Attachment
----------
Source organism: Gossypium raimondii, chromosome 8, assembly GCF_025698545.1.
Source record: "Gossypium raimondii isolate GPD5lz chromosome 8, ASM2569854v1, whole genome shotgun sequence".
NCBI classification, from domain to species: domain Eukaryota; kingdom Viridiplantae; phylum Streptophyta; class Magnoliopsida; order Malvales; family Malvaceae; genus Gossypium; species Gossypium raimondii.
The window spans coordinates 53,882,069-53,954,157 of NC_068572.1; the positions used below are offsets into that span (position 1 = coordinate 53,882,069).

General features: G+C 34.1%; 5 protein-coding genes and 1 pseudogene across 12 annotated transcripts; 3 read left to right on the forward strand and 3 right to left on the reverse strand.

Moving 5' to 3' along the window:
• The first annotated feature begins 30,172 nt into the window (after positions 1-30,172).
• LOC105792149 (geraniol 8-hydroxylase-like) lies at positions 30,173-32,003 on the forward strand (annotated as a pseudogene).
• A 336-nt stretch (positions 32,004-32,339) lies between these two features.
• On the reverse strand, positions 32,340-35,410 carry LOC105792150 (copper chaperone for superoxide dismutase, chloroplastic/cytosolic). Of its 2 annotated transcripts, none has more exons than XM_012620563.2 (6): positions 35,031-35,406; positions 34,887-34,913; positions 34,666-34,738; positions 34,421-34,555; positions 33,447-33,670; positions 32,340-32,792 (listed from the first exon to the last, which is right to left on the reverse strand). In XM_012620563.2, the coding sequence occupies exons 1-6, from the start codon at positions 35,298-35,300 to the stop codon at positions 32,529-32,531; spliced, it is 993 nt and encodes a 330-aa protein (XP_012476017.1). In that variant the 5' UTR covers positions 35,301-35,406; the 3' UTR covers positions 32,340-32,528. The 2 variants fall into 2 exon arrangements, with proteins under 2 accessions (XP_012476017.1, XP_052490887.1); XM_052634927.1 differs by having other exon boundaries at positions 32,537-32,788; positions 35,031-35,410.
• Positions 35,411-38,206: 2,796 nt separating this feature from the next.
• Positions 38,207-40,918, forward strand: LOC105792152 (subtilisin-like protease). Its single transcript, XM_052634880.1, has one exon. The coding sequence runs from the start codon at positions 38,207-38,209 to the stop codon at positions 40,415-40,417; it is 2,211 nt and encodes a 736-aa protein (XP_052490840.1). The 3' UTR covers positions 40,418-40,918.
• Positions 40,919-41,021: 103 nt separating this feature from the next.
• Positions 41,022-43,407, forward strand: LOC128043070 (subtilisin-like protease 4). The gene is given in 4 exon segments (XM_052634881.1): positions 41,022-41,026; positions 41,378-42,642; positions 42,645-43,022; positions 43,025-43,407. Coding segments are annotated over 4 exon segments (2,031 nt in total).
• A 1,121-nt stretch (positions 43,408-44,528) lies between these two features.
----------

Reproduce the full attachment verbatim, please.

Source organism: Gossypium raimondii, chromosome 8, assembly GCF_025698545.1.
Source record: "Gossypium raimondii isolate GPD5lz chromosome 8, ASM2569854v1, whole genome shotgun sequence".
NCBI classification, from domain to species: domain Eukaryota; kingdom Viridiplantae; phylum Streptophyta; class Magnoliopsida; order Malvales; family Malvaceae; genus Gossypium; species Gossypium raimondii.
The window spans coordinates 53,882,069-53,954,157 of NC_068572.1; the positions used below are offsets into that span (position 1 = coordinate 53,882,069).

General features: G+C 34.1%; 5 protein-coding genes and 1 pseudogene across 12 annotated transcripts; 3 read left to right on the forward strand and 3 right to left on the reverse strand.

Moving 5' to 3' along the window:
• The first annotated feature begins 30,172 nt into the window (after positions 1-30,172).
• LOC105792149 (geraniol 8-hydroxylase-like) lies at positions 30,173-32,003 on the forward strand (annotated as a pseudogene).
• A 336-nt stretch (positions 32,004-32,339) lies between these two features.
• On the reverse strand, positions 32,340-35,410 carry LOC105792150 (copper chaperone for superoxide dismutase, chloroplastic/cytosolic). Of its 2 annotated transcripts, none has more exons than XM_012620563.2 (6): positions 35,031-35,406; positions 34,887-34,913; positions 34,666-34,738; positions 34,421-34,555; positions 33,447-33,670; positions 32,340-32,792 (listed from the first exon to the last, which is right to left on the reverse strand). In XM_012620563.2, the coding sequence occupies exons 1-6, from the start codon at positions 35,298-35,300 to the stop codon at positions 32,529-32,531; spliced, it is 993 nt and encodes a 330-aa protein (XP_012476017.1). In that variant the 5' UTR covers positions 35,301-35,406; the 3' UTR covers positions 32,340-32,528. The 2 variants fall into 2 exon arrangements, with proteins under 2 accessions (XP_012476017.1, XP_052490887.1); XM_052634927.1 differs by having other exon boundaries at positions 32,537-32,788; positions 35,031-35,410.
• Positions 35,411-38,206: 2,796 nt separating this feature from the next.
• Positions 38,207-40,918, forward strand: LOC105792152 (subtilisin-like protease). Its single transcript, XM_052634880.1, has one exon. The coding sequence runs from the start codon at positions 38,207-38,209 to the stop codon at positions 40,415-40,417; it is 2,211 nt and encodes a 736-aa protein (XP_052490840.1). The 3' UTR covers positions 40,418-40,918.
• Positions 40,919-41,021: 103 nt separating this feature from the next.
• Positions 41,022-43,407, forward strand: LOC128043070 (subtilisin-like protease 4). The gene is given in 4 exon segments (XM_052634881.1): positions 41,022-41,026; positions 41,378-42,642; positions 42,645-43,022; positions 43,025-43,407. Coding segments are annotated over 4 exon segments (2,031 nt in total).
• A 1,121-nt stretch (positions 43,408-44,528) lies between these two features.